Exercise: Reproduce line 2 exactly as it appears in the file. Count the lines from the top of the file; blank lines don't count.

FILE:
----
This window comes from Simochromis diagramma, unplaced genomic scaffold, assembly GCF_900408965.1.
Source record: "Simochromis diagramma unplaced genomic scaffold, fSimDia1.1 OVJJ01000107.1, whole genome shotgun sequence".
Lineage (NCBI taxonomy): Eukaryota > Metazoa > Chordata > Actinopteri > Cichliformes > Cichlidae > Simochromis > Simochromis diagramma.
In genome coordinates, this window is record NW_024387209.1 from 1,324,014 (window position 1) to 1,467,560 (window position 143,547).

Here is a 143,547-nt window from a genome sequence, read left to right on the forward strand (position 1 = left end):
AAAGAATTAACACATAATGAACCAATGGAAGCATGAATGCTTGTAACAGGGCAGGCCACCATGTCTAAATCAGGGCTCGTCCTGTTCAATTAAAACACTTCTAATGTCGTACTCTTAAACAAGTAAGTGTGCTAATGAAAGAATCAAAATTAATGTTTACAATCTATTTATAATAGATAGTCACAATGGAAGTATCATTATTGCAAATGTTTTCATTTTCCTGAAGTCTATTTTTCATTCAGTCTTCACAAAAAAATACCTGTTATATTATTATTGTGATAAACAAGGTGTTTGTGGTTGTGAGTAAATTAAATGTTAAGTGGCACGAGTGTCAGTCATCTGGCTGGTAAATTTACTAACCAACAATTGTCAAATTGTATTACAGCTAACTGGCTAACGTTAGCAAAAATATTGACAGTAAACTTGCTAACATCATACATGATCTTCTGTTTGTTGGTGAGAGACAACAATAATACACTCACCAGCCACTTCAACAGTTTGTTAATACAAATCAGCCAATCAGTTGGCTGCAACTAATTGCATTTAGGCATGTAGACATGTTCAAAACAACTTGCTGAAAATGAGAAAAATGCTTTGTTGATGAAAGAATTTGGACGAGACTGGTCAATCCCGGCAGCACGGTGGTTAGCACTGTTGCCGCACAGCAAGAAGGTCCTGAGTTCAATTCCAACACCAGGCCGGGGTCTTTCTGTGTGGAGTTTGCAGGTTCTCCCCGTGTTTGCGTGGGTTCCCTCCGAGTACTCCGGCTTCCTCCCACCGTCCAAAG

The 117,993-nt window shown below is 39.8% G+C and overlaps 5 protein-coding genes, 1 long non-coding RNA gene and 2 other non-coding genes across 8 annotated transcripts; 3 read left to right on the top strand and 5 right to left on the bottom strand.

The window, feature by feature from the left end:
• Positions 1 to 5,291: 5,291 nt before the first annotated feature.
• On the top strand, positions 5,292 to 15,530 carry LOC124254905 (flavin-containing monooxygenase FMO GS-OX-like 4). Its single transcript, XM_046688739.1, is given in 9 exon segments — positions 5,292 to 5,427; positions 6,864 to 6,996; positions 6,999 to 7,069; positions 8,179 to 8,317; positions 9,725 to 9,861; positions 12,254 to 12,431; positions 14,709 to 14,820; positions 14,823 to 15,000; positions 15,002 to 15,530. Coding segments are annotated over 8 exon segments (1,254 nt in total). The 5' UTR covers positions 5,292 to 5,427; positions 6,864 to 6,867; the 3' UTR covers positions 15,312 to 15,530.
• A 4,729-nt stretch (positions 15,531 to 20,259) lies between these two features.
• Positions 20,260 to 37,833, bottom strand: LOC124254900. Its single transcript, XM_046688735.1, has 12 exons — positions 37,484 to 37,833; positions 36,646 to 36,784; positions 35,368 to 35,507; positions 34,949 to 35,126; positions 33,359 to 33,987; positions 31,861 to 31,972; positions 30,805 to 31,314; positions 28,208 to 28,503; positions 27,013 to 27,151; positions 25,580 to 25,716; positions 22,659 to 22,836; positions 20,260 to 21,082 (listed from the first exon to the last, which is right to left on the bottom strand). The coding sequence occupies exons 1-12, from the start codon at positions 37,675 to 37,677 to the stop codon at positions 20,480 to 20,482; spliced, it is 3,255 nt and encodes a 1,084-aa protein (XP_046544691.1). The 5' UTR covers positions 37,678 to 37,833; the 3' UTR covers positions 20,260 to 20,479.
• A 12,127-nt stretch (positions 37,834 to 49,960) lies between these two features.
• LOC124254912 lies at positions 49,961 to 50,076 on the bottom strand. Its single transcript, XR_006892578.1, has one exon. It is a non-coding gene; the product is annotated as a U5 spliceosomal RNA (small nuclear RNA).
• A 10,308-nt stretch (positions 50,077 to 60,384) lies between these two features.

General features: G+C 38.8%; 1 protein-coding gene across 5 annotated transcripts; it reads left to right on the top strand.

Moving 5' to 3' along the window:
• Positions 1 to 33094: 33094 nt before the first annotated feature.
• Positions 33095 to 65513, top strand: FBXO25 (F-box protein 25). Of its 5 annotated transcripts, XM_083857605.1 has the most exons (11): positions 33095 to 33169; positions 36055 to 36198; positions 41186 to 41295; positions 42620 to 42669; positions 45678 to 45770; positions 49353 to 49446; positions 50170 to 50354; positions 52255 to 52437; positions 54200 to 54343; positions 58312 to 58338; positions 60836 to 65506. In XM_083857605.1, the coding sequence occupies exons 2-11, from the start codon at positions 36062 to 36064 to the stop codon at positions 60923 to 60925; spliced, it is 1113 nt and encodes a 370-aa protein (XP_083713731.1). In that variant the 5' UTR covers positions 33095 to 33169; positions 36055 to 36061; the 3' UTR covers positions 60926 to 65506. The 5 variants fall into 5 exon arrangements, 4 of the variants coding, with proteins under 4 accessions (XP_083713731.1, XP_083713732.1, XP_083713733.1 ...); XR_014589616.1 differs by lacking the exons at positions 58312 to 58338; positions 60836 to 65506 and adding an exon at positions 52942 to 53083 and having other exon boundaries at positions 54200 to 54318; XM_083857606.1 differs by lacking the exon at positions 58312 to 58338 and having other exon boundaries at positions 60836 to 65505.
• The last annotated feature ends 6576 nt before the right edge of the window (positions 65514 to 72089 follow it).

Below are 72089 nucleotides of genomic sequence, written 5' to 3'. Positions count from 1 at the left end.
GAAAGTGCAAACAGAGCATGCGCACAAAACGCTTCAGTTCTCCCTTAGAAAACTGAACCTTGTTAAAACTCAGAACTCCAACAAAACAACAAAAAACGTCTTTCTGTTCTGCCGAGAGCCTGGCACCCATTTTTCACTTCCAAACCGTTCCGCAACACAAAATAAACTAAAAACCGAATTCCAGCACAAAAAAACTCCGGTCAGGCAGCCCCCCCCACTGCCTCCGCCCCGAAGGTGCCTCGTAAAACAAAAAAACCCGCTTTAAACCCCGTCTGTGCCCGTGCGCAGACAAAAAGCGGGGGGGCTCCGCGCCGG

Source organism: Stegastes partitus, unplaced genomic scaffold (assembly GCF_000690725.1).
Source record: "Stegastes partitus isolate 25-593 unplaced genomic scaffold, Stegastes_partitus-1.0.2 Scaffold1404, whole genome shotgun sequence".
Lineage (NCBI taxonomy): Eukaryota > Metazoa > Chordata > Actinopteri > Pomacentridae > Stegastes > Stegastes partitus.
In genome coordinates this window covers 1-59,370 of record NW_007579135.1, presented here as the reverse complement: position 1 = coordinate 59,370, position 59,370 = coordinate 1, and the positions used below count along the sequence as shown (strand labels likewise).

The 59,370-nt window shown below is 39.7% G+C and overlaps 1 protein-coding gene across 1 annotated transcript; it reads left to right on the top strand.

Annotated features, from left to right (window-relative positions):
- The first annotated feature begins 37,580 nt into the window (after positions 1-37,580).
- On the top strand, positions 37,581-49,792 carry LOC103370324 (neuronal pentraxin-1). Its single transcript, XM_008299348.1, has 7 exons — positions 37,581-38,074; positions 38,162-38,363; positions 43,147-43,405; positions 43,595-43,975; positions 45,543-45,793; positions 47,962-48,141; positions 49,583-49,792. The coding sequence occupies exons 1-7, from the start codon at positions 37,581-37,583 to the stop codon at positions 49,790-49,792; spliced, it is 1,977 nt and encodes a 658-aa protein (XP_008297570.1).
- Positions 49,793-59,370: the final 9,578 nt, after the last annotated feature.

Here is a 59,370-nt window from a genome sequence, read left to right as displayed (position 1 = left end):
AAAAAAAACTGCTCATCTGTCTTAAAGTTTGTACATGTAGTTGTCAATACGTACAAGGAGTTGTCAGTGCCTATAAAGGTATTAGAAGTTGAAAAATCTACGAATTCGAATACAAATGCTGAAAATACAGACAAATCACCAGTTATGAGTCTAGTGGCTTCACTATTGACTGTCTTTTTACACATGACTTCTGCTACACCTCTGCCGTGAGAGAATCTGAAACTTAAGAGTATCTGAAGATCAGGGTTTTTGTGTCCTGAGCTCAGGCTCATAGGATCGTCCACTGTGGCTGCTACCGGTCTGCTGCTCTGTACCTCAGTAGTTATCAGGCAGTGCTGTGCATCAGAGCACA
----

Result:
Source record: "Simochromis diagramma unplaced genomic scaffold, fSimDia1.1 OVJJ01000107.1, whole genome shotgun sequence".